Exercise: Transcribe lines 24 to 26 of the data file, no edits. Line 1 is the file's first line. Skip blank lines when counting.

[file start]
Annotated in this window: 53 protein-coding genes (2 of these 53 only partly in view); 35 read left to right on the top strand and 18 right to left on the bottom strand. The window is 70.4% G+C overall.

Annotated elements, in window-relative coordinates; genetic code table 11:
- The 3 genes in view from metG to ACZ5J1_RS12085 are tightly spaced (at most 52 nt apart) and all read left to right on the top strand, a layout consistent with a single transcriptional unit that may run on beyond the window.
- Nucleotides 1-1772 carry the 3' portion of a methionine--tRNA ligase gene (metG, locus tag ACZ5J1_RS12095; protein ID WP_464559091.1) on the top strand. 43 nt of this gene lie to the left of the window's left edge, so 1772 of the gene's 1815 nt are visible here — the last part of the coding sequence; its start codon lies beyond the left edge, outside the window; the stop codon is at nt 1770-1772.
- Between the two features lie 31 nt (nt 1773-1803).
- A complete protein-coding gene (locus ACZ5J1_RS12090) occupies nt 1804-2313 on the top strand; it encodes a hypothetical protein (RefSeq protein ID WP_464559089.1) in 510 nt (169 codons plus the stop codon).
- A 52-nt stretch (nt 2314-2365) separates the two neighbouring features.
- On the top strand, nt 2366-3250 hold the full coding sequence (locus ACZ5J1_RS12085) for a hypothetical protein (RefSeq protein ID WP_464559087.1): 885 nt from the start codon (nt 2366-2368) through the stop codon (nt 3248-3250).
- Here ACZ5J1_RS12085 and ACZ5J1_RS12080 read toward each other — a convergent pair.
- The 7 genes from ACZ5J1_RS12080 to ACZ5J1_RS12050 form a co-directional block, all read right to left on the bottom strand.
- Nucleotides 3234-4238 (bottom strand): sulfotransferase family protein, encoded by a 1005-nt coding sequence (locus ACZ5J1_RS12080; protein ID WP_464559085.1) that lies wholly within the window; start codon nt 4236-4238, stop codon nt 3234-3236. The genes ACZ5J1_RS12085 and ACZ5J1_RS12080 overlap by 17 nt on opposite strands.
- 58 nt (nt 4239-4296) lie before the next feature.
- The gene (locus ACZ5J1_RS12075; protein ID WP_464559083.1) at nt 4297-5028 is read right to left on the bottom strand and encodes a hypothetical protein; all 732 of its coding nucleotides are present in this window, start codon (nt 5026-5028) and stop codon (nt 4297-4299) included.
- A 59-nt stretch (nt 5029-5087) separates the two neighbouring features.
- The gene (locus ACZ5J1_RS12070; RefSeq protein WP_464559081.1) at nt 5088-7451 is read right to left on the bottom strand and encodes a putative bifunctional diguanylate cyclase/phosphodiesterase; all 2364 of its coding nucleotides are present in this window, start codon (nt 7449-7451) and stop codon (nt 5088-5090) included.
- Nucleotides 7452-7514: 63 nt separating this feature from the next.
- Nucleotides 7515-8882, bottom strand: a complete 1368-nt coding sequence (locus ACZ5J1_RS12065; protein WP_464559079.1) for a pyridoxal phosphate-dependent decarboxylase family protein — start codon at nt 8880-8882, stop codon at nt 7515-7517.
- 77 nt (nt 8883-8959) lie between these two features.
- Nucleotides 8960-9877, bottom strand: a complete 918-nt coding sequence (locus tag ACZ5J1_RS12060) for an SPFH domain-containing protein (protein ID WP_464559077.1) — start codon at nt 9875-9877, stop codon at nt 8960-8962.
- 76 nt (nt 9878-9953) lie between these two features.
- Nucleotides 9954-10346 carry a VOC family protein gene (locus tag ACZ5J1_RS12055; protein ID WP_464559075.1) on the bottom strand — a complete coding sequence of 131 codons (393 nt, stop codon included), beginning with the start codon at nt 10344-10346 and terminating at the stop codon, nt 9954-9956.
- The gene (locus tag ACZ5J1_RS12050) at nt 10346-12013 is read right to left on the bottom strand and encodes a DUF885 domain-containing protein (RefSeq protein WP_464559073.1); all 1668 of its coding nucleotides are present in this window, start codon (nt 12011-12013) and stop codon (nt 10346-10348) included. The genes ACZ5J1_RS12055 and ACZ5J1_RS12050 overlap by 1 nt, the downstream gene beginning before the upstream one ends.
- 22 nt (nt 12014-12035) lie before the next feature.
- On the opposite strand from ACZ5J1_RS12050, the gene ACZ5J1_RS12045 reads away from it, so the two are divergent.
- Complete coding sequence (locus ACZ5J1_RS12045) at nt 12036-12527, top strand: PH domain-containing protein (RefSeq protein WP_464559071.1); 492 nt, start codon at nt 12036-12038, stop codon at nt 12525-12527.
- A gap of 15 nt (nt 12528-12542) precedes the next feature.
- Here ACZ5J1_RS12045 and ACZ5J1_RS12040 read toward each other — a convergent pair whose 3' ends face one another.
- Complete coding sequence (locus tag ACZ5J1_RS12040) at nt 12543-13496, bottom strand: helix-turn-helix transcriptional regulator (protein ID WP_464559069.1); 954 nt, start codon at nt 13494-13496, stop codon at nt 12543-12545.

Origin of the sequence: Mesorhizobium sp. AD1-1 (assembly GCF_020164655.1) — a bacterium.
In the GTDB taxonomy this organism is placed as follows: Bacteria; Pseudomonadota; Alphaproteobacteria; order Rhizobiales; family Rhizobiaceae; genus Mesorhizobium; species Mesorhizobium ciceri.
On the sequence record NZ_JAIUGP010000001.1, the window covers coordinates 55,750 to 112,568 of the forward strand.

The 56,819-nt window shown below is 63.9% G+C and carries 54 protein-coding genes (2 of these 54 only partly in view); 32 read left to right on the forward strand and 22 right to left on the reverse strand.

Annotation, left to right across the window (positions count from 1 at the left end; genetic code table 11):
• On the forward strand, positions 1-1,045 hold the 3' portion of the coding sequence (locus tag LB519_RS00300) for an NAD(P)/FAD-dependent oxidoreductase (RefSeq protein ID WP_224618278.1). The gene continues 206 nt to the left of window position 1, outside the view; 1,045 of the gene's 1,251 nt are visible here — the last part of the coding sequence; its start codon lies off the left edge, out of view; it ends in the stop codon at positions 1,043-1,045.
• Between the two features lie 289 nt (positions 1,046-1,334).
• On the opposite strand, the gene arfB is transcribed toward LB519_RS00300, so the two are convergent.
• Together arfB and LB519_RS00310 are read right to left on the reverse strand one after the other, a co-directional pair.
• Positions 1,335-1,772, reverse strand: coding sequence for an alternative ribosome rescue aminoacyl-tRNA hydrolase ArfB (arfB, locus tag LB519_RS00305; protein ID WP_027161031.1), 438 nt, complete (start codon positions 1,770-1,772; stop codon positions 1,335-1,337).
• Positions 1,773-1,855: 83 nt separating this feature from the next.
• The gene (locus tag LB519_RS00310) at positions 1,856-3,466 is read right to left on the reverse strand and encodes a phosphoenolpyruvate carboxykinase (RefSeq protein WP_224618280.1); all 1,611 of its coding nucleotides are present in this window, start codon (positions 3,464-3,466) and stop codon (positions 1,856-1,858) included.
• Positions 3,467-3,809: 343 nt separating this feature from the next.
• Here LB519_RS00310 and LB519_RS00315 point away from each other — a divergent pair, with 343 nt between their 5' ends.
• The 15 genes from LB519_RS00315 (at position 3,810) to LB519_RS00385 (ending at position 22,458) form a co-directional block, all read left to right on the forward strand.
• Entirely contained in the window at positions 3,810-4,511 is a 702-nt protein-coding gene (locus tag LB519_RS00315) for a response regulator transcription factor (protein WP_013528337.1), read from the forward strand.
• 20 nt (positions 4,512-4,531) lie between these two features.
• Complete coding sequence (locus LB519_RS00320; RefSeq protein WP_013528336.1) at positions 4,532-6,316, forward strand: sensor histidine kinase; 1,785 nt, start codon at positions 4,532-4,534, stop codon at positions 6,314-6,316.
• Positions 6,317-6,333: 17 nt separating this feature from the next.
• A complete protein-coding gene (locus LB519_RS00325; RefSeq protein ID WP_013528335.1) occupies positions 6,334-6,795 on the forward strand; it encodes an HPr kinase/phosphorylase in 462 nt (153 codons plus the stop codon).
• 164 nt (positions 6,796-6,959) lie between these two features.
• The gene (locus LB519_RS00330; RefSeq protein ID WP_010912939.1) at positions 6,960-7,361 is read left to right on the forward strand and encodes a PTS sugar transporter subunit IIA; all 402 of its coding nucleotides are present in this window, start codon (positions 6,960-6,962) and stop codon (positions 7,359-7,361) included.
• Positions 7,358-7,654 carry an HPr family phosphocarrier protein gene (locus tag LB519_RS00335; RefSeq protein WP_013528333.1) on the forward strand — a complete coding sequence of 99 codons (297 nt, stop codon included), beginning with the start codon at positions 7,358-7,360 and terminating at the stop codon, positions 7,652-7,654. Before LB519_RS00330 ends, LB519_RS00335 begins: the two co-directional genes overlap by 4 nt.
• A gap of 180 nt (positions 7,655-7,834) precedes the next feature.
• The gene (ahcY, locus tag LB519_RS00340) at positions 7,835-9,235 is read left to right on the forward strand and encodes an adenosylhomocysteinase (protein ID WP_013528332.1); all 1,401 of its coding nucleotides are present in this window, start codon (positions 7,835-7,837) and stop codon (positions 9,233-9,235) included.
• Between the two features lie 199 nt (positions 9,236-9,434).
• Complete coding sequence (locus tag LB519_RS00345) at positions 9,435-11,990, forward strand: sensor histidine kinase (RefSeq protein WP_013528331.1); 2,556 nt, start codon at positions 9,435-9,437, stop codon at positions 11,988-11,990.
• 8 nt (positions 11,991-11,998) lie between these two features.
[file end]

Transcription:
- On the opposite strand from ACZ5J1_RS12050, the gene ACZ5J1_RS12045 reads away from it, so the two are divergent.
- Complete coding sequence (locus ACZ5J1_RS12045) at nt 12036-12527, top strand: PH domain-containing protein (RefSeq protein WP_464559071.1); 492 nt, start codon at nt 12036-12038, stop codon at nt 12525-12527.
- A gap of 15 nt (nt 12528-12542) precedes the next feature.